Lagos, Nigeria — Gen. Ibrahim Babangida, who seized power in a bloodless coup last August, has introduced a more liberal style of military government than the brief military ``rule by decree'' regime of Gen. Muhammad Buhari. He has also introduced some far-reaching reforms in order to end the country's prolonged economic crisis. Recent political mistakes, however, combined with the nose dive in world oil prices, threaten the future stability of the six-month-old presidency.
Perhaps the most harmful apparent political misstep President Babangida has made was that of underestimating the intensity of this country's Christian minority opposition to Nigerian membership in the Islamic Conference Organization. The Jeddah-based ICO is a 45-member group of mostly Islamic nations.
After 15 years of observer status, and more recently, weeks of conflicting statements by government officials, Babangida -- a Muslim married to a Roman Catholic -- announced that the country had decided to join the ICO. At the same time, he appointed a 20-member committee to examine the consequences of membership -- apparently leaving himself open to revocation of the decision, should religious tensions worsen as a result of membership.
Nigeria's Christians, concentrated mainly in the country's southeast regions, see ICO membership as increasing the northern Moslem domination of the country. The Christians, who account for just over one-third of the nearly 100 million people, protest that the move infringed the country's secular status and brought it closer towards Islamization.
Muslim leaders point out that Nigeria has diplomatic relations with the Vatican and that other African countries such as Cameroon and Gabon have joined the ICO without turning into Islamic states.
A particularly disconcerting element about the ICO issue, say observers, is not, however, membership itself, but the fact that a government, markedly dedicated to public representation on issues, became a member without public discussion.
Despite the efforts of Babangida to defuse the issue, religious tension is never far below the surface. And, there is ongoing concern, in government as well as Christian circles, over Muslim extremism. In another apparent governmental slip-up, a special panel reviewing the detention of ex-President Shehu Shagari and his Vice-President Alex Ekwueme recently recommended their release.
The panel's proposal provoked strong criticism from the Nigerian press and public, who believe these political leaders should be punished for their alleged corruption and misrule from 1979-83.
The two men have been held, along with many other leading figures from the former civilian regime, without trial for nearly two years. ``Babangida found himself in a dilemma, wanting to respect human rights while cracking down on corruption,'' an observer in Lagos said.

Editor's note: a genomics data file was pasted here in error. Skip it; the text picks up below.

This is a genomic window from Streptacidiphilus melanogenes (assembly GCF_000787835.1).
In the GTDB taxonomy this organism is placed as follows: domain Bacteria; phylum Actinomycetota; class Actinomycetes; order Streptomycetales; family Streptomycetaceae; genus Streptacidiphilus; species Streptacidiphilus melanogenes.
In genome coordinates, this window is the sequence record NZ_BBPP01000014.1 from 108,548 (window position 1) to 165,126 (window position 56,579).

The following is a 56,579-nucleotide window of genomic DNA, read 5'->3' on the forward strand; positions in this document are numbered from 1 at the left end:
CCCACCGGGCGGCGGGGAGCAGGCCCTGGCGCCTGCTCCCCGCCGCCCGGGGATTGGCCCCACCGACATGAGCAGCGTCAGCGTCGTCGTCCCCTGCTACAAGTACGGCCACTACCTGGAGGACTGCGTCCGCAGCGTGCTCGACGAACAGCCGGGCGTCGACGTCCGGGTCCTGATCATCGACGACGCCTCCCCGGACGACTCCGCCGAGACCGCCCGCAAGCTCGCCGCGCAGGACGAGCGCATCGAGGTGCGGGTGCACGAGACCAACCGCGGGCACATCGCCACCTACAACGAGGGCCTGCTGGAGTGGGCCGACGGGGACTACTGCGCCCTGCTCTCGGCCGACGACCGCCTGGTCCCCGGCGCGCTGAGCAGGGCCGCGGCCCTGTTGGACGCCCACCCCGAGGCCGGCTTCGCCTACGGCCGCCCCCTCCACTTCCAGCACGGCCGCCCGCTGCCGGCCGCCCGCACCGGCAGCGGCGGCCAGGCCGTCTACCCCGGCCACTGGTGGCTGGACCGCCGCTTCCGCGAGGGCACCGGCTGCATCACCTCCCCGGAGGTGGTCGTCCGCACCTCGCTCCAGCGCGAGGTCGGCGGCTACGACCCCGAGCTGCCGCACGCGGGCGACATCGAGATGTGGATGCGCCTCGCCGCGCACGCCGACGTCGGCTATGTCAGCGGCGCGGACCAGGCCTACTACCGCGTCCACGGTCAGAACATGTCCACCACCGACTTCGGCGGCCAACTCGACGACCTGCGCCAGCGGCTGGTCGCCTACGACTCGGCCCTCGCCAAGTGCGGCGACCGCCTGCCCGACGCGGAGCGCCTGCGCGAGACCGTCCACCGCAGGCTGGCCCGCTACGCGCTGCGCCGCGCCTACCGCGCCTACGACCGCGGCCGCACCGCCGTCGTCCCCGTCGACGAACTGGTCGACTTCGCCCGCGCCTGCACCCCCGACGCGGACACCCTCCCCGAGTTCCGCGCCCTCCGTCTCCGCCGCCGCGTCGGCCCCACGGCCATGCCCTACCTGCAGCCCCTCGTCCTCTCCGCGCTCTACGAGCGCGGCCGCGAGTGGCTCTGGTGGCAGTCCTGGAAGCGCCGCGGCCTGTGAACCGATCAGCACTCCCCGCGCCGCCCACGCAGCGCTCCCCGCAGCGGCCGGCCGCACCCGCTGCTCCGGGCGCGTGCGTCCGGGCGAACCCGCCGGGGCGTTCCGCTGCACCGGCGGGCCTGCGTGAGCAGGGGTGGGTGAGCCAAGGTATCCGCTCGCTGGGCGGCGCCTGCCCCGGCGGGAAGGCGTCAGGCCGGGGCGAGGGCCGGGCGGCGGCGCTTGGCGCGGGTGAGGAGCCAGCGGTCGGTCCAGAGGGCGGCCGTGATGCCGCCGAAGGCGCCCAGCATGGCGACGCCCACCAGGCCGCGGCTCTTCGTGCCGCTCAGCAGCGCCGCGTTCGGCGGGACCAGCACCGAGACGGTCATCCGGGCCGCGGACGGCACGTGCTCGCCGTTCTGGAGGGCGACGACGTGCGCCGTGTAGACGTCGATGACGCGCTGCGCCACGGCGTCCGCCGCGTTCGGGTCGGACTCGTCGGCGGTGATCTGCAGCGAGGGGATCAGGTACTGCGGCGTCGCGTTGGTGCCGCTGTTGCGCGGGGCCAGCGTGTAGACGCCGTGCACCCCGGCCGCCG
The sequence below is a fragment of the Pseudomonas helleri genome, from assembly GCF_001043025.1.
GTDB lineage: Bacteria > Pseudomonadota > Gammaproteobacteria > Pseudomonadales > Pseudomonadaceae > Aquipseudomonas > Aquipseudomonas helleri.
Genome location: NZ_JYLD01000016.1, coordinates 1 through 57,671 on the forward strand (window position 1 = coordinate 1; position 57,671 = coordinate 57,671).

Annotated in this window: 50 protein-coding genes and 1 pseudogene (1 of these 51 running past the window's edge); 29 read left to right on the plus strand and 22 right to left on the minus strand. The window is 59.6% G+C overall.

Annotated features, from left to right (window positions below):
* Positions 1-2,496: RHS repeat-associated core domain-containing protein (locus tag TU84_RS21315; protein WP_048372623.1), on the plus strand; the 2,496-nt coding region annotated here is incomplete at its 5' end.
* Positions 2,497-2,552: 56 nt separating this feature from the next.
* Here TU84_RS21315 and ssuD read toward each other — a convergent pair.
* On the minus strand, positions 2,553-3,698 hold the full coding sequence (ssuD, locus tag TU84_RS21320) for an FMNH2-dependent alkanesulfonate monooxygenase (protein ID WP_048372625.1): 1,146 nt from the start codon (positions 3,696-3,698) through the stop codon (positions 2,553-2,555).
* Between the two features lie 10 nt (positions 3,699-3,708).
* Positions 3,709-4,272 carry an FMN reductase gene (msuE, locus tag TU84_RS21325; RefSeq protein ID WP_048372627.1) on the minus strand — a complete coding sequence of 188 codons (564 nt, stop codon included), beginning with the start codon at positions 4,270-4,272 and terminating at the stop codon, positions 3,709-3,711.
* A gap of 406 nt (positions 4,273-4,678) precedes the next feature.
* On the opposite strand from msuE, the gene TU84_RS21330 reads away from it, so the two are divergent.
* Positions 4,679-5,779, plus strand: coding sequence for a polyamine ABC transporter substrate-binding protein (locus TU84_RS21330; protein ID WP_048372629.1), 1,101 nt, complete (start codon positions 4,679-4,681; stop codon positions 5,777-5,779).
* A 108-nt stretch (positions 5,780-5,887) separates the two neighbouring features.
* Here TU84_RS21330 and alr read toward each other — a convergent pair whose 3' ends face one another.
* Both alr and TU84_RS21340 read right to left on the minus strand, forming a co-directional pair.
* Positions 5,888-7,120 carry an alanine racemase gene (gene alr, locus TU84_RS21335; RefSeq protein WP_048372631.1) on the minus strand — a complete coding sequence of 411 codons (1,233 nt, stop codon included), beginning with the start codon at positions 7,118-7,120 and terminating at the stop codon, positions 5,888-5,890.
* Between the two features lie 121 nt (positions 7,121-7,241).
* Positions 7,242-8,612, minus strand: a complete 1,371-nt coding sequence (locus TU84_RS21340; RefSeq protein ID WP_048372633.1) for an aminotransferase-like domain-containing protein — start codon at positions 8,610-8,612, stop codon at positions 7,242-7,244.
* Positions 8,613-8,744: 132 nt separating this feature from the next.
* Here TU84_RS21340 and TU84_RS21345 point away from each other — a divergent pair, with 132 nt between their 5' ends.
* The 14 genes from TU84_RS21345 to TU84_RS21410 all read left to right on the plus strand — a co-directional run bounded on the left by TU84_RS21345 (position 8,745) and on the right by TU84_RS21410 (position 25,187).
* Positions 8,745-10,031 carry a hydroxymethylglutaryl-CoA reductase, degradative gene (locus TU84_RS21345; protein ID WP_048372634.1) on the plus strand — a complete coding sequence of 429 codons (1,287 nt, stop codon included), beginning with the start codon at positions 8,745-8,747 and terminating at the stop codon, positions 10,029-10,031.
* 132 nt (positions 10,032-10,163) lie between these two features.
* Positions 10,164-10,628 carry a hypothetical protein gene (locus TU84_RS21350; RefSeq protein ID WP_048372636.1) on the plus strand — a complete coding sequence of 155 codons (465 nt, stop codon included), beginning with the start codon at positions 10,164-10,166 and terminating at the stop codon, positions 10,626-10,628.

The dilemma remains: Failing to release the men would undermine the authority of a panel the government itself established; but releasing them would leave many Nigerians feeling betrayed.
As part of his more open style of government, Babangida has launched national debates to discuss key policy issues. Although this is one of the most attractive features of the ruling body, it makes it increasingly difficult for Babangida to instigate the austere economic measures required to refurbish the Nigerian economy without alienating some supporters.
The first debate was on whether to seek a $2.5 billion loan from the International Monetary Fund and accept its conditions for restructuring the economy. Not surprisingly, the Nigerian public strongly rejected the idea.
Surprisingly, however, the government shortly thereafter introduced in its 1986 budget many of the measures proposed by the IMF. Of import was a 50 percent reduction in petroleum subsidies, which resulted in a doubling of gasoline and tripling of diesel prices.
Although the government rejected the idea of a sudden 60 percent devaluation of the country's currency, the naira, bankers point out that it has been allowed to depreciate by over 30 percent during the past two years.
Instead, the government introduced a 30 percent import levy and a series of export incentives. But, as one economist pointed out, ``It brings all the pain and none of the benefits.''
Nigerian industry imports 70 percent of its raw materials and the levy, along with the fuel price increases, will have a big inflationary effect, he added.
A shortage of foreign exchange has greatly restricted the issue of import licenses and reduced industrial output to only 30 percent capacity.
A prolonged collapse in oil prices would seriously undermine the ``conservative'' budget export earnings, forecasted to be $9.6 billion in 1986, and it would further cut industrial output.
Oil represents some 95 percent of the country's export earnings which have dropped more than 50 percent since 1980.
The government hopes that new incentive agreements with oil companies operating in Nigeria will help maintain output of at least 1.3 million barrels a day.
``The government may well run out of cash by August in which case there could be fresh political turmoil,'' says one observer.